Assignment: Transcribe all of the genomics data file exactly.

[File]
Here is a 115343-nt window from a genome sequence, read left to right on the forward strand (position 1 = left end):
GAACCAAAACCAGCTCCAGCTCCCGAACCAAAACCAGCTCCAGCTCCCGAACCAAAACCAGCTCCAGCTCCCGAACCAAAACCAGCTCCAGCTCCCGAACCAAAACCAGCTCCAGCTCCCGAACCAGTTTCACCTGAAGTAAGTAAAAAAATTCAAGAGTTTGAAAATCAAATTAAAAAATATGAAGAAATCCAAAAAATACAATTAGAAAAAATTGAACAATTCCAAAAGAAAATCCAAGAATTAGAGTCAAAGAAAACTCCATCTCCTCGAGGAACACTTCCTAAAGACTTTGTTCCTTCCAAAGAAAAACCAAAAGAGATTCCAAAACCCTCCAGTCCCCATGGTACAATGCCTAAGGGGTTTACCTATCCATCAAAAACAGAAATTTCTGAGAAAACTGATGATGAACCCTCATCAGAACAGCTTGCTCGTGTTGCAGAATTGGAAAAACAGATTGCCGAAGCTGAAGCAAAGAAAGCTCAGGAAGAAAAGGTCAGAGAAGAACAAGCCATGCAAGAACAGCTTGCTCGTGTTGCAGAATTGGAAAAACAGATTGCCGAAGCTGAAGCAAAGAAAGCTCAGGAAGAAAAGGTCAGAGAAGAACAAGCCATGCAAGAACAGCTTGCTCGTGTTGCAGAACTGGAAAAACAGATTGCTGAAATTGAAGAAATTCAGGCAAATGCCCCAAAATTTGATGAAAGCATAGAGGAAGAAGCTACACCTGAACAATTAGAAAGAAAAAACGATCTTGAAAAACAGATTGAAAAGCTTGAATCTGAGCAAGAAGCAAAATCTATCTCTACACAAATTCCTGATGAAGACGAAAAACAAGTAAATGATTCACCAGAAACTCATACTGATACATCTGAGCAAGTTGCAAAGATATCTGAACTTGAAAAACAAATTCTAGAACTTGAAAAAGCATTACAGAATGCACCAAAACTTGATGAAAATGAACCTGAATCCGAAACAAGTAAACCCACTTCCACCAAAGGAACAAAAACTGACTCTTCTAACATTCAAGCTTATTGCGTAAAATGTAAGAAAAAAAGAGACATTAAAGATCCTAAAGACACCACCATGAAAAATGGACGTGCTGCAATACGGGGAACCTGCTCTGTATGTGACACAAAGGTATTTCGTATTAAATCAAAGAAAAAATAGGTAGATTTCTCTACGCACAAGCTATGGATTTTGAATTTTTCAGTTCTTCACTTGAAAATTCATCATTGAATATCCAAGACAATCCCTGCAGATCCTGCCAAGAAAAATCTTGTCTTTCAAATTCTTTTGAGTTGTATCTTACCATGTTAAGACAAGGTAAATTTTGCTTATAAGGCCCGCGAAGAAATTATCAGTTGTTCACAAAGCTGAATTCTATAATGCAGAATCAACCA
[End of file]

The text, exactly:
Here is a 115343-nt window from a genome sequence, read left to right on the forward strand (position 1 = left end):
GAACCAAAACCAGCTCCAGCTCCCGAACCAAAACCAGCTCCAGCTCCCGAACCAAAACCAGCTCCAGCTCCCGAACCAAAACCAGCTCCAGCTCCCGAACCAAAACCAGCTCCAGCTCCCGAACCAGTTTCACCTGAAGTAAGTAAAAAAATTCAAGAGTTTGAAAATCAAATTAAAAAATATGAAGAAATCCAAAAAATACAATTAGAAAAAATTGAACAATTCCAAAAGAAAATCCAAGAATTAGAGTCAAAGAAAACTCCATCTCCTCGAGGAACACTTCCTAAAGACTTTGTTCCTTCCAAAGAAAAACCAAAAGAGATTCCAAAACCCTCCAGTCCCCATGGTACAATGCCTAAGGGGTTTACCTATCCATCAAAAACAGAAATTTCTGAGAAAACTGATGATGAACCCTCATCAGAACAGCTTGCTCGTGTTGCAGAATTGGAAAAACAGATTGCCGAAGCTGAAGCAAAGAAAGCTCAGGAAGAAAAGGTCAGAGAAGAACAAGCCATGCAAGAACAGCTTGCTCGTGTTGCAGAATTGGAAAAACAGATTGCCGAAGCTGAAGCAAAGAAAGCTCAGGAAGAAAAGGTCAGAGAAGAACAAGCCATGCAAGAACAGCTTGCTCGTGTTGCAGAACTGGAAAAACAGATTGCTGAAATTGAAGAAATTCAGGCAAATGCCCCAAAATTTGATGAAAGCATAGAGGAAGAAGCTACACCTGAACAATTAGAAAGAAAAAACGATCTTGAAAAACAGATTGAAAAGCTTGAATCTGAGCAAGAAGCAAAATCTATCTCTACACAAATTCCTGATGAAGACGAAAAACAAGTAAATGATTCACCAGAAACTCATACTGATACATCTGAGCAAGTTGCAAAGATATCTGAACTTGAAAAACAAATTCTAGAACTTGAAAAAGCATTACAGAATGCACCAAAACTTGATGAAAATGAACCTGAATCCGAAACAAGTAAACCCACTTCCACCAAAGGAACAAAAACTGACTCTTCTAACATTCAAGCTTATTGCGTAAAATGTAAGAAAAAAAGAGACATTAAAGATCCTAAAGACACCACCATGAAAAATGGACGTGCTGCAATACGGGGAACCTGCTCTGTATGTGACACAAAGGTATTTCGTATTAAATCAAAGAAAAAATAGGTAGATTTCTCTACGCACAAGCTATGGATTTTGAATTTTTCAGTTCTTCACTTGAAAATTCATCATTGAATATCCAAGACAATCCCTGCAGATCCTGCCAAGAAAAATCTTGTCTTTCAAATTCTTTTGAGTTGTATCTTACCATGTTAAGACAAGGTAAATTTTGCTTATAAGGCCCGCGAAGAAATTATCAGTTGTTCACAAAGCTGAATTCTATAATGCAGAATCAACCA